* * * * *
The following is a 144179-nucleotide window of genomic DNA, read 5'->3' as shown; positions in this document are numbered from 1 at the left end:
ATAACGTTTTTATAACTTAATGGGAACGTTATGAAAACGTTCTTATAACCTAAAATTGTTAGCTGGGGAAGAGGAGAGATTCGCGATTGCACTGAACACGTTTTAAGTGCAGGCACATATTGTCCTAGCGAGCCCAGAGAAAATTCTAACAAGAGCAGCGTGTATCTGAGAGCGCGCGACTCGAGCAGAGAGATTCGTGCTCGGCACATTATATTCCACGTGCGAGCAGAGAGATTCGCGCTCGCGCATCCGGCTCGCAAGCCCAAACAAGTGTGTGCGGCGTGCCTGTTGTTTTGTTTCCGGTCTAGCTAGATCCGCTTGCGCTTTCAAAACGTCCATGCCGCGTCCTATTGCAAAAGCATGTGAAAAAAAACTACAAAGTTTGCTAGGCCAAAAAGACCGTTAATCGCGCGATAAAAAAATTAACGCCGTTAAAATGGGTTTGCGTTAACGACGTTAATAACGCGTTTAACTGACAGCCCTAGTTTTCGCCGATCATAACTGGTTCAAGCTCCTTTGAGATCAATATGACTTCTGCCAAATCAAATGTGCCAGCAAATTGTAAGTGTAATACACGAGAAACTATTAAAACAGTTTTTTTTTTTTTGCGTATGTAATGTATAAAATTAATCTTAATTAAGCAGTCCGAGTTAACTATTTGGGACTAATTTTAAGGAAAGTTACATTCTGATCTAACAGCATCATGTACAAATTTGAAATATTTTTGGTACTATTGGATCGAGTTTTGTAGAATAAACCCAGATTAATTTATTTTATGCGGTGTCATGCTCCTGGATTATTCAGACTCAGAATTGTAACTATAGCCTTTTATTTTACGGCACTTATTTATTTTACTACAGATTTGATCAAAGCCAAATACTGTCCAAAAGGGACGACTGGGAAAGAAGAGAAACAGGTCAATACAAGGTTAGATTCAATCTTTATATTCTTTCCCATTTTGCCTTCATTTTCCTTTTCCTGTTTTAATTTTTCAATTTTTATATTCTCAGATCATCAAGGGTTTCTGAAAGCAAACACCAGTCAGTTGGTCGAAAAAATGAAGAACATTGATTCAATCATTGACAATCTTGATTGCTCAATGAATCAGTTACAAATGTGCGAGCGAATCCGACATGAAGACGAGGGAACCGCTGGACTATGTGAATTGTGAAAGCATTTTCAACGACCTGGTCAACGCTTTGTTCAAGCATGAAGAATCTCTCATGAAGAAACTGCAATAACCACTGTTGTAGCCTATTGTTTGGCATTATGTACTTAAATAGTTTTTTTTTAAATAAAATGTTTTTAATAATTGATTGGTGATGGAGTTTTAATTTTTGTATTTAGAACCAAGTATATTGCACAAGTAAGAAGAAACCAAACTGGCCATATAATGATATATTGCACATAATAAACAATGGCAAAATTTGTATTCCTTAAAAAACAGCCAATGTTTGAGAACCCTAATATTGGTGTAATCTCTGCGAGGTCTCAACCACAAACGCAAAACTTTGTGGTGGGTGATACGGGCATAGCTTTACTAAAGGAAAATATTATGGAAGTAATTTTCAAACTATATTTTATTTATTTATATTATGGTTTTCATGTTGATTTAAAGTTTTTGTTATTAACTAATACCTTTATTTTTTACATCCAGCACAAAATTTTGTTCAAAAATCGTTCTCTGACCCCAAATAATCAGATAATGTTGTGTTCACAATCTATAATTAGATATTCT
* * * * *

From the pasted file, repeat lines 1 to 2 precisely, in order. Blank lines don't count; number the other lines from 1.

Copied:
The following is a 144179-nucleotide window of genomic DNA, read 5'->3' as shown; positions in this document are numbered from 1 at the left end:
ATAACGTTTTTATAACTTAATGGGAACGTTATGAAAACGTTCTTATAACCTAAAATTGTTAGCTGGGGAAGAGGAGAGATTCGCGATTGCACTGAACACGTTTTAAGTGCAGGCACATATTGTCCTAGCGAGCCCAGAGAAAATTCTAACAAGAGCAGCGTGTATCTGAGAGCGCGCGACTCGAGCAGAGAGATTCGTGCTCGGCACATTATATTCCACGTGCGAGCAGAGAGATTCGCGCTCGCGCATCCGGCTCGCAAGCCCAAACAAGTGTGTGCGGCGTGCCTGTTGTTTTGTTTCCGGTCTAGCTAGATCCGCTTGCGCTTTCAAAACGTCCATGCCGCGTCCTATTGCAAAAGCATGTGAAAAAAAACTACAAAGTTTGCTAGGCCAAAAAGACCGTTAATCGCGCGATAAAAAAATTAACGCCGTTAAAATGGGTTTGCGTTAACGACGTTAATAACGCGTTTAACTGACAGCCCTAGTTTTCGCCGATCATAACTGGTTCAAGCTCCTTTGAGATCAATATGACTTCTGCCAAATCAAATGTGCCAGCAAATTGTAAGTGTAATACACGAGAAACTATTAAAACAGTTTTTTTTTTTTTGCGTATGTAATGTATAAAATTAATCTTAATTAAGCAGTCCGAGTTAACTATTTGGGACTAATTTTAAGGAAAGTTACATTCTGATCTAACAGCATCATGTACAAATTTGAAATATTTTTGGTACTATTGGATCGAGTTTTGTAGAATAAACCCAGATTAATTTATTTTATGCGGTGTCATGCTCCTGGATTATTCAGACTCAGAATTGTAACTATAGCCTTTTATTTTACGGCACTTATTTATTTTACTACAGATTTGATCAAAGCCAAATACTGTCCAAAAGGGACGACTGGGAAAGAAGAGAAACAGGTCAATACAAGGTTAGATTCAATCTTTATATTCTTTCCCATTTTGCCTTCATTTTCCTTTTCCTGTTTTAATTTTTCAATTTTTATATTCTCAGATCATCAAGGGTTTCTGAAAGCAAACACCAGTCAGTTGGTCGAAAAAATGAAGAACATTGATTCAATCATTGACAATCTTGATTGCTCAATGAATCAGTTACAAATGTGCGAGCGAATCCGACATGAAGACGAGGGAACCGCTGGACTATGTGAATTGTGAAAGCATTTTCAACGACCTGGTCAACGCTTTGTTCAAGCATGAAGAATCTCTCATGAAGAAACTGCAATAACCACTGTTGTAGCCTATTGTTTGGCATTATGTACTTAAATAGTTTTTTTTTAAATAAAATGTTTTTAATAATTGATTGGTGATGGAGTTTTAATTTTTGTATTTAGAACCAAGTATATTGCACAAGTAAGAAGAAACCAAACTGGCCATATAATGATATATTGCACATAATAAACAATGGCAAAATTTGTATTCCTTAAAAAACAGCCAATGTTTGAGAACCCTAATATTGGTGTAATCTCTGCGAGGTCTCAACCACAAACGCAAAACTTTGTGGTGGGTGATACGGGCATAGCTTTACTAAAGGAAAATATTATGGAAGTAATTTTCAAACTATATTTTATTTATTTATATTATGGTTTTCATGTTGATTTAAAGTTTTTGTTATTAACTAATACCTTTATTTTTTACATCCAGCACAAAATTTTGTTCAAAAATCGTTCTCTGACCCCAAATAATCAGATAATGTTGTGTTCACAATCTATAATTAGATATTCT